• Antibiotics to prevent infection. 
  • Painkillers prescribed to combat pain
  • There may be staples running along your wound. The staples will be removed several weeks after surgery. 
  • You will need the sling to support and protect your shoulder for the first 2 to 4 weeks after surgery.
  • Avoid soaking the wound in water 
  • Physical therapy begins on the first postoperative day, following x-rays documenting that the implant is properly positioned.
  • Rehabilitation-Proper and extensive post-operative rehabilitation is important to the success of a shoulder replacement. 

 

Complications of surgery

As with any operation, there is a risk of complications.They include:

  • Infection 
  • Stiffness 
  • Pain 
  • Loosening of the replacement parts 
  • Fracture of the bone during or after surgery 
  • Poor healing of the wound 
  • Wound haematoma 
  • Damage to nearby nerves 


Factors affecting the Cost Of Treatment Of  Shoulder Replacement

Cost to the patient depends on a variety of factors like :

  • The hospital patient chooses 
  • Fees for the surgeon 
  • Cost of the prosthesis  
  • Cost of tests and diagnostic procedure
  • Cost of surgery
  • Cost of follow -up care required. 
  • Cost of physiotherapy

Frequently Asked Questions Involving open reduction of fracture

Q: What is the anatomy of shoulder joint? 
A: Shoulder joint is made up of three bones: upper arm bone (humerus), shoulder blade (scapula), and collarbone (clavicle). The shoulder is a ball-and-socket joint: The ball, or head, of your upper arm bone, fits into a shallow socket in your shoulder blade. 

 

Q: What happens in shoulder replacement surgery?
A: In shoulder replacement surgery, the damaged parts of the shoulder are removed and replaced with artificial components, called a prosthesis.
The treatment options are either replacement of just the head of the humerus bone (ball), or replacement of both the ball and the socket. 

 

Q: What is the prognosis for shoulder replacement?
A: After one year, 95% of TSA patients enjoy pain-free function. The pre-surgical condition of the shoulder muscles and tendons play a big role in the patient’s outcome. If their muscles and tendons are in good shape, rehab will be easier and rapid.

 

Q: When can I resume work after shoulder replacement surgery?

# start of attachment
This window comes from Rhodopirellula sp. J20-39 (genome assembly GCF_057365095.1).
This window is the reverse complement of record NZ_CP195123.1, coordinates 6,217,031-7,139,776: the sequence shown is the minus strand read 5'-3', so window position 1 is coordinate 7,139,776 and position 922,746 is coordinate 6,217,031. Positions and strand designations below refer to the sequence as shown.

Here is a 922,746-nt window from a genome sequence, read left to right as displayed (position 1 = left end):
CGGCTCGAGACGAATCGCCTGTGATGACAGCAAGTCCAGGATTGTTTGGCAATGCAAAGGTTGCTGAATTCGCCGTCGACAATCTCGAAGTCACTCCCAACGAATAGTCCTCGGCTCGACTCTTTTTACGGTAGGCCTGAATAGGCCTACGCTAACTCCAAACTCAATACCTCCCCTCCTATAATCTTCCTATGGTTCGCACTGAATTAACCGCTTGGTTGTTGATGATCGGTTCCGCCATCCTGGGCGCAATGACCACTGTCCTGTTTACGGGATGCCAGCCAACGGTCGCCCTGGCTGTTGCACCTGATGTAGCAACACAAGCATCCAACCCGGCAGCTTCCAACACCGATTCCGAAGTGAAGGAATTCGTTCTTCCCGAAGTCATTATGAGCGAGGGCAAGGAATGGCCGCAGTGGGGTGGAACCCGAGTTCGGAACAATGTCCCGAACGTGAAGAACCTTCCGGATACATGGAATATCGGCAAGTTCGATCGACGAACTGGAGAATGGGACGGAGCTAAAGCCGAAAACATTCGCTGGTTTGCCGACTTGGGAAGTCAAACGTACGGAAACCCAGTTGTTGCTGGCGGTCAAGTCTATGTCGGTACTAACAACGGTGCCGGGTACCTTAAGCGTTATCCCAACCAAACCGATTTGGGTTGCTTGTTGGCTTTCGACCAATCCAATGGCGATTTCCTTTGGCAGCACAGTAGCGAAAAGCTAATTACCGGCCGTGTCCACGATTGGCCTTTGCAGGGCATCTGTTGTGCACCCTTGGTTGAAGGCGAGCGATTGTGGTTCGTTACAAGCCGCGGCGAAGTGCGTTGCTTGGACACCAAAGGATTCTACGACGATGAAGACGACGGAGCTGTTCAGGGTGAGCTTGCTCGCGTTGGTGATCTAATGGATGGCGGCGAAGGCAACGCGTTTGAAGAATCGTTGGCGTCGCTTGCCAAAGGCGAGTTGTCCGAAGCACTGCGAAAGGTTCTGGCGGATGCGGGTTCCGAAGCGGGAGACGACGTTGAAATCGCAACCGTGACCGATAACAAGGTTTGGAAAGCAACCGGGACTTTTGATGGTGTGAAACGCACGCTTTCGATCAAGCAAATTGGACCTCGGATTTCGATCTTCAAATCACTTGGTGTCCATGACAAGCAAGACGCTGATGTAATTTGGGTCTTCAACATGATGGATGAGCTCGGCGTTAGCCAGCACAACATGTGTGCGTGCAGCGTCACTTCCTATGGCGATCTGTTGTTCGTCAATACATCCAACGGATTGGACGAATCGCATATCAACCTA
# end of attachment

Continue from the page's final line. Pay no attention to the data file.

A: Can usually return to desk work within 2-4 weeks from the time of surgery but that heavier work is restricted for four months or more, depends on the strength,  progress of the shoulder.

 

Q: Which patients are not suitable for shoulder replacement?
A: The patients not suitable are:

  • Patients experiencing loss or paralysis of both rotator cuff and deltoid muscles
  • Patients with active infection
  • Some patients with a progressive disease of the nervous system 
     

Q: When do I need a shoulder replacement?
A: You may need a joint replacement if your pain can't be reduced by treatments such as drugs, injections and physiotherapy; and it's affecting your quality of life.

 

Q: What are the advantages of shoulder replacement?
A: Shoulder replacement can lead to reduced joint pain, improved range of movement and a better quality of life. It may be several months before you notice the full benefits of the surgery.

 

Q: What are the disadvantages of a replaced joint?
A: Its disadvantages are:

  • A replacement joint can never be as good as a normally-functioning natural joint. 
  • The range of movement will be less than with a healthy natural joint. Some movements, such as reaching above your head, may not be possible
  • Replacement joints will also wear out after a time. 

 

Q: What are the options other than shoulder replacement surgery?
A: The available options are:

  • Non-steroidal anti-inflammatory drugs (NSAIDs)
  • Disease-modifying anti-rheumatic drugs (DMARDs)
  • Steroid Injections
  • Physiotherapy

 

Q: How long will the artificial joint last?
A: Usually, it is observed that shoulder replacement lasts for around  10 years or more, after this time it may loosen or wear out.